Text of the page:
Loosely and removably positioned adjacent bracket 24 is a die cast cradle 31, shown to best advantage in Figures 9 and 10, and comprising a dished plate 32, the four corners of which are provided with socket-forming lugs 33, 34, 37 and 38. Extending downwardly from the forward portion of the cradle is a relatively deep but narrow protrusion 36 having a declined front wall 39, thickened bottom wall 4i back wall 41 and side walls 42. Two threaded bores 43 and 44 are provided in bottom wall 44 to receive the threaded end portions 45 of flexible tie rods 46, one of which is shown in Figure 6. The opposite end of each tie rod is threaded for reception in threaded bore 47 cut in rib 48 which is formed as an integral part of bracket 24.

Referring again to Figure 3, there are provided four tubular struts 49 fitting loosely alongside of cradle 31. When the unit is to be converted into a. dolly, struts 49 are positioned in the various sockets 29, 33, 34, 37 and 38 as shown in Figure 7, and the tie rods are turned into position between bracket 24 and cradle 36 as shown in Figure 6, whereby struts w are prevented from Working out of sockets 29, 33, 34, 3'7 and 38. It is contemplated that other means than tie rods could be employed to secure the struts in place.

The cylindrical carrying case shown in Figures 1 and 2 comprises the bag body 50, around the periphery of which there extends a zipper 51 for slightly more than one hundred eighty radial degrees. Loops 52 are provided at opposite sides of the bag for receiving clips 53, one leg of each clip being adapted to engage the looped end 54 of carrying strap 55. The bag body is provided with four openings 56 having their axes in alignment with the axes of socket members 15.

It is contemplated that discs 1 and 2 could, if desired, be releasably retained in the Figure 3 position without using a carrying case, in which event strap 55 would be attached directly to the discs.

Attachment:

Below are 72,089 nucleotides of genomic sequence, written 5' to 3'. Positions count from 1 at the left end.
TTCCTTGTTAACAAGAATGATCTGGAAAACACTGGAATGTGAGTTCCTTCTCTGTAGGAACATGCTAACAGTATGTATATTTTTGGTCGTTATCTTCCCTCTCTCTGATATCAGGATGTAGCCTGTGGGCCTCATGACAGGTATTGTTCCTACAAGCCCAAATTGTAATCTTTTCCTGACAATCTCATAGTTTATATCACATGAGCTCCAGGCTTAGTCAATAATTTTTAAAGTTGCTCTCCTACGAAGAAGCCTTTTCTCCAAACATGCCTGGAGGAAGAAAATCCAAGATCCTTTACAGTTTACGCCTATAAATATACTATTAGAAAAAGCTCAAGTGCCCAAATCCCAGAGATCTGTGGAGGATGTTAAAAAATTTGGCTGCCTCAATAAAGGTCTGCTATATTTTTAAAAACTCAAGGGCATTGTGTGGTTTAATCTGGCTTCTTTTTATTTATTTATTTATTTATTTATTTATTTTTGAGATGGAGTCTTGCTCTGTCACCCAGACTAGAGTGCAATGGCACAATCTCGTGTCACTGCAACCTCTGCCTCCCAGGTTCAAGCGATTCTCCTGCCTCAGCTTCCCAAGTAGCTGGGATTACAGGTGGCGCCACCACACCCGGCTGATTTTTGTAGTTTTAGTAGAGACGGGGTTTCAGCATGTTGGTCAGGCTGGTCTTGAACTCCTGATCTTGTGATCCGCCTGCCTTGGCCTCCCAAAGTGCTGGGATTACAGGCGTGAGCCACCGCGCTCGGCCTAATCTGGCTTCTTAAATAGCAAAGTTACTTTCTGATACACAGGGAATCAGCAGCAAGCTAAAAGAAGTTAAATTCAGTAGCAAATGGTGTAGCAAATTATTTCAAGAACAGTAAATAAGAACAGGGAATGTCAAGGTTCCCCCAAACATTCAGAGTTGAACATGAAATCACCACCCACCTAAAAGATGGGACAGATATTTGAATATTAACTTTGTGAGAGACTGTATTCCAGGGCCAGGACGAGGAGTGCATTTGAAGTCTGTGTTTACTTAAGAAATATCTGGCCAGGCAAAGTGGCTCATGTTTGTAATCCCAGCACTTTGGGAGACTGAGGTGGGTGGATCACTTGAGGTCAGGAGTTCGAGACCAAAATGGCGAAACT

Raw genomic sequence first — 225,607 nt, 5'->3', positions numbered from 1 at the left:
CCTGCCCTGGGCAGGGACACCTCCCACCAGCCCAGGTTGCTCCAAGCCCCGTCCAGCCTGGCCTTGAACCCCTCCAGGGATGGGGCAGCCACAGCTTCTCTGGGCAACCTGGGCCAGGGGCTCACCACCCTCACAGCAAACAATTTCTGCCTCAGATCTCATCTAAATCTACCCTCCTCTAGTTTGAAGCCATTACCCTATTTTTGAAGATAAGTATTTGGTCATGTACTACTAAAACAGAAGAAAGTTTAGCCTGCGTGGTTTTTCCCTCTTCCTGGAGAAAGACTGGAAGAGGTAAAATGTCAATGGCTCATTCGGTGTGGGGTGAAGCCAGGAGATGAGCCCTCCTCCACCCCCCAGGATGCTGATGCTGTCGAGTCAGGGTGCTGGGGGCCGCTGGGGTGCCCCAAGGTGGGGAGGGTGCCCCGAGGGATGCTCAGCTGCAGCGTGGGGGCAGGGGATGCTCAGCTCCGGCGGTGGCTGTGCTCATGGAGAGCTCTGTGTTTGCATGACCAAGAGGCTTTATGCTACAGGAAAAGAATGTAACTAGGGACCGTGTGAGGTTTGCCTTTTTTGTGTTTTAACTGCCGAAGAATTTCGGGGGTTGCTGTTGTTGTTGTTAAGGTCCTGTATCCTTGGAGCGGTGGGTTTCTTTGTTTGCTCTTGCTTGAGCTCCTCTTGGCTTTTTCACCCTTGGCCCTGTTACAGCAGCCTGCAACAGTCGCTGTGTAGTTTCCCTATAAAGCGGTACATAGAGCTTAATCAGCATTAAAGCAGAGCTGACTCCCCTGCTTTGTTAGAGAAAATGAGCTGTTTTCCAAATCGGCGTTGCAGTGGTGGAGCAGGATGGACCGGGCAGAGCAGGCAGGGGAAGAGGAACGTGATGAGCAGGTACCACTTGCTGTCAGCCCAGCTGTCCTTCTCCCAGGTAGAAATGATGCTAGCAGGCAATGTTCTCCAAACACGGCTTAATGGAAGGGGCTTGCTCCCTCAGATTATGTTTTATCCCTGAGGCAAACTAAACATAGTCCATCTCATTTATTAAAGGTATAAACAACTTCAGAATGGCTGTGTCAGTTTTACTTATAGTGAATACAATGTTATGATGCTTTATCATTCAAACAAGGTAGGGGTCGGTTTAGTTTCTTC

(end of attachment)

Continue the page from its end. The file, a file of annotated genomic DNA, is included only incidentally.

Before the hunter begins his hunting, he will place the cradle 31 and struts 49 together with tie rods 46 and strap 80, between discs 1 and 2 as shown in Figure 3, after which the two discs will be inserted as a unit into bag body 50 for convenient carrying until the unit is needed.

When the hunter arrives at the desired hunting location, he can utilize the unit as a stool for resting himself while waiting appearance of the game. All that is needed to convert the unit into a stool is to remove discs 1 and 2 from the carrying case, separate the discs, remove struts 49 from therewithin, reinsert the discs into the case and extend the struts through openings 56 into the enlarged portions 57 (Figure 4) of socket members 15, after which said struts may be pulled outward into a snug fit relation with reduced portions 58 as shown in Figures 4 and 5. I

If the hunter should be successful, for example, if he should kill a deer, the unit may easily be converted into a dolly for carrying the carcass out of the hunting area. In converting the unit from its use as a stool to its use as a dolly, struts 49 are disengaged from socket members 15, discs 1 and 2 are removed from the carrying case, and the ends of the struts are placed in the various socket members 29, 33, 34, 37 and 38 as shown in Figure 7, after which the ends of tie rods 46 are threaded into the various bores 43, 44, and 47, as shown in Figure 6, for the purpose of rigidly uniting bracket 24, struts 49 and cradle 31 together. The carcass of the dead deer may then be moved into the dolly and strapped thereon with strap 86 shown coiled around socket members 15 within the inner periphery of disc 1 (see Figures 3, 4 and 8). After the carcass has been strapped onto the dolly it may be hauled where desired, either by the use of strap 55 as a towing medium or by using the horns of the deer as a towing and steering medium.

The discs 1 and 2 have a fifteen degree camber with the vertical in the operative position as shown in Figure 6. This is particularly advantageous in a number of respects, one of which is the relatively small distance between discs at the ground line achieved thereby. The clear spaces or paths over which the dolly must be towed are often narrow. Hence the small distance between discs achieved with the instant construction, without sacrificing dolly width, will aid in maintaining the dolly on the narrow paths and out of contact with underbrush or the like.